We ate the Christmas salmon as we’d always done – with just one great and terrible difference: The creator of the dish was missing from around the family table.

I learned respect for the ingredients that make up a meal from Dad. He loved markets, frequently shopping at Preston Market in the northern suburb of Melbourne, where he’d grown up. In addition to debating every green-grocer and deli owner who’d engage in repartee with him, he took deep delight in the smells, sounds, and sights of Melbourne at its most multicultural.

From the second-generation Australian shopkeepers selling Italian, Greek, and Turkish foods; to first-generation arrivals from India, Vietnam, Africa, and the Middle East, he’d talk about how wonderful it was to shop in a place where the cultures, languages and cuisines of the world came together to take part in the everyday yet transformative miracle of choosing, preparing, and serving good food.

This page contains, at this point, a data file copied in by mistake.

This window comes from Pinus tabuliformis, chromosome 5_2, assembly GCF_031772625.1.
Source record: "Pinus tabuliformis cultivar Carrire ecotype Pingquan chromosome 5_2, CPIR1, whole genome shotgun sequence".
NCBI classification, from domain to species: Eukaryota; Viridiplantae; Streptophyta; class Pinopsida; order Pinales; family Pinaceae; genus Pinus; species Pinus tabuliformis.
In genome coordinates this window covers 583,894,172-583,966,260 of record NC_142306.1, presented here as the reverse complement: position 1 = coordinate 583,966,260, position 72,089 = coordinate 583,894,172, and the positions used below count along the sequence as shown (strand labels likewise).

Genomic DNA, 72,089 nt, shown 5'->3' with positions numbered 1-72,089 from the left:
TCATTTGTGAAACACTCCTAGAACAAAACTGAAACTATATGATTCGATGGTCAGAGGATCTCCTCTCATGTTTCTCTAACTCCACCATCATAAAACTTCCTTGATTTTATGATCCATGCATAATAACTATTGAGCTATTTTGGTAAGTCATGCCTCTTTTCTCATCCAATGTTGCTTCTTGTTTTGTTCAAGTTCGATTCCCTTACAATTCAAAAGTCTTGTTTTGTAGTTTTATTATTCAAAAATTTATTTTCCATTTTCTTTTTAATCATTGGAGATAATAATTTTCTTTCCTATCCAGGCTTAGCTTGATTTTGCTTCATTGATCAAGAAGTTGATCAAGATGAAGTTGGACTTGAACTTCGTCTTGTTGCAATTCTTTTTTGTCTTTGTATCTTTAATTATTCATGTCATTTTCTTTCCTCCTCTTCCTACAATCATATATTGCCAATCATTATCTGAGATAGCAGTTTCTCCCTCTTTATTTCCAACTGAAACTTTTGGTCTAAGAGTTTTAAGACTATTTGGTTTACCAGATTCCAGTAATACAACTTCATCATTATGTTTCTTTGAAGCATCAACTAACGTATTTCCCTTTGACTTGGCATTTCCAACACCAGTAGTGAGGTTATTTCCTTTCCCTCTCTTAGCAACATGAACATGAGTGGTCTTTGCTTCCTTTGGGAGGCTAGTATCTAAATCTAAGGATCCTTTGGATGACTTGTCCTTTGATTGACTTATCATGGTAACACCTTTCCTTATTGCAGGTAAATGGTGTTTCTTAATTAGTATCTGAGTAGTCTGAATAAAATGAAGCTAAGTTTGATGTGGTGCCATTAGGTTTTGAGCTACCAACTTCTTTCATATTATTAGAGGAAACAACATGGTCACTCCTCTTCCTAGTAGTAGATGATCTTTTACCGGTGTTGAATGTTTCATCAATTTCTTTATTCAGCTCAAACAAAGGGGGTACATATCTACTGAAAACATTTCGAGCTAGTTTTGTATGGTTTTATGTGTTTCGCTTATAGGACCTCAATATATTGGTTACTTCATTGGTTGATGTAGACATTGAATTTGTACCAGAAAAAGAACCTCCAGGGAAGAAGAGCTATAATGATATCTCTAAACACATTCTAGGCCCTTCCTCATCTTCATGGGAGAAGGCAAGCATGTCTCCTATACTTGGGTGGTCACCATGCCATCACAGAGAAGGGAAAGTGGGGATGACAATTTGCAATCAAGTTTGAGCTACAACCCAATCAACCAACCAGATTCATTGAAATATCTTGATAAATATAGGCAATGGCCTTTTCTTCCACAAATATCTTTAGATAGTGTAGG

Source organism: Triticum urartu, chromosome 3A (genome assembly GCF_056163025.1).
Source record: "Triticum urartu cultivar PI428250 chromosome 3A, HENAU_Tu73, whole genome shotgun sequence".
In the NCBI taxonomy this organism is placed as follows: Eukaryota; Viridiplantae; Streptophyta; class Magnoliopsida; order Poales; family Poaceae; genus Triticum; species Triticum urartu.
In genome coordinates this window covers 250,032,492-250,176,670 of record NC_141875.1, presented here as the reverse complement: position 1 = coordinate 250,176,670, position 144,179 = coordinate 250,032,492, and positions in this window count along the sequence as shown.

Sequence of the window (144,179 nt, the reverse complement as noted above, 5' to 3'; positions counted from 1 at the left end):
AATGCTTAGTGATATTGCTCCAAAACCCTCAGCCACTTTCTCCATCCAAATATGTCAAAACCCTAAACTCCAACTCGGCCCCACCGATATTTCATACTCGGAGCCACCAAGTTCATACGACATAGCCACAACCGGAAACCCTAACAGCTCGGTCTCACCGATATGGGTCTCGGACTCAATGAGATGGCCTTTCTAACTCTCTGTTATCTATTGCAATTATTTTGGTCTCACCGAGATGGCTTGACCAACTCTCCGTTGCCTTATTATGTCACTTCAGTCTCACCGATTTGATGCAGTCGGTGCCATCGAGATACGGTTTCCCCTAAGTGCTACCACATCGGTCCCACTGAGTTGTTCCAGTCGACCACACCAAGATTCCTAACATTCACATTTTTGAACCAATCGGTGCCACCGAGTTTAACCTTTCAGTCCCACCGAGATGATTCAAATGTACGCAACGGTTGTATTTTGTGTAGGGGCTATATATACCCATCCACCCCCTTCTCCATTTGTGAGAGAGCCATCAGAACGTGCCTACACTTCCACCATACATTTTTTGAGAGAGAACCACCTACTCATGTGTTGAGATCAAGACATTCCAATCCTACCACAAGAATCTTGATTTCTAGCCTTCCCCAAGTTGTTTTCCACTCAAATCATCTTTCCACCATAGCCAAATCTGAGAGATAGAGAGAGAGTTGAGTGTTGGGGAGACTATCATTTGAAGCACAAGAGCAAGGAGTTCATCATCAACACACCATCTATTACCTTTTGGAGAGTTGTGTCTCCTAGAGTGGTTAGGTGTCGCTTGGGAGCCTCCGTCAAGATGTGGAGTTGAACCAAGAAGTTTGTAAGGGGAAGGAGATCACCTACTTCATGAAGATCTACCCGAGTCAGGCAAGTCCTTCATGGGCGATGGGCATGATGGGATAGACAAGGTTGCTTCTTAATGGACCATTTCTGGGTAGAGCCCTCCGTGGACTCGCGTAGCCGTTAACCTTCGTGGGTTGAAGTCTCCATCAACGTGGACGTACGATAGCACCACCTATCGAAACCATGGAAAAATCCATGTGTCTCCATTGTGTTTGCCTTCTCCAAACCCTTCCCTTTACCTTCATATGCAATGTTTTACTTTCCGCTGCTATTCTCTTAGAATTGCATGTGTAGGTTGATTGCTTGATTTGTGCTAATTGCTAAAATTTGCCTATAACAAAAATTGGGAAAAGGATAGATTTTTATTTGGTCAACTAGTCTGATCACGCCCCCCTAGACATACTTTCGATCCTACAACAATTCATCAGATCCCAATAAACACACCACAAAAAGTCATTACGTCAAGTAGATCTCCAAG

The last meal I shared at my father’s table was not cooked by him. In the final days of his swift and fatal six-month illness he couldn’t walk and had increasing trouble moving his arms. He was sensitive and proud about not being able to eat with ease, so we carefully didn’t watch him as he painstakingly maneuvered the sushi that Andrew and I had brought over for lunch. With the meal, we opened bottle after bottle of red wine from his “cellar” – really just a converted corner of the laundry.

He joked that his goal was to finish every bottle before motor neurone disease had its inexorable way with him. That became one of the few life goals that Dad didn’t fulfill. We’re still drinking wine from his cellar two years later.

After the sushi, I opened a box of hand-made chocolates from Max Brenner to have with coffee. I’d included each of his favourite flavours, and was rewarded by his smile. He managed to eat a couple then, and I hope more after we left.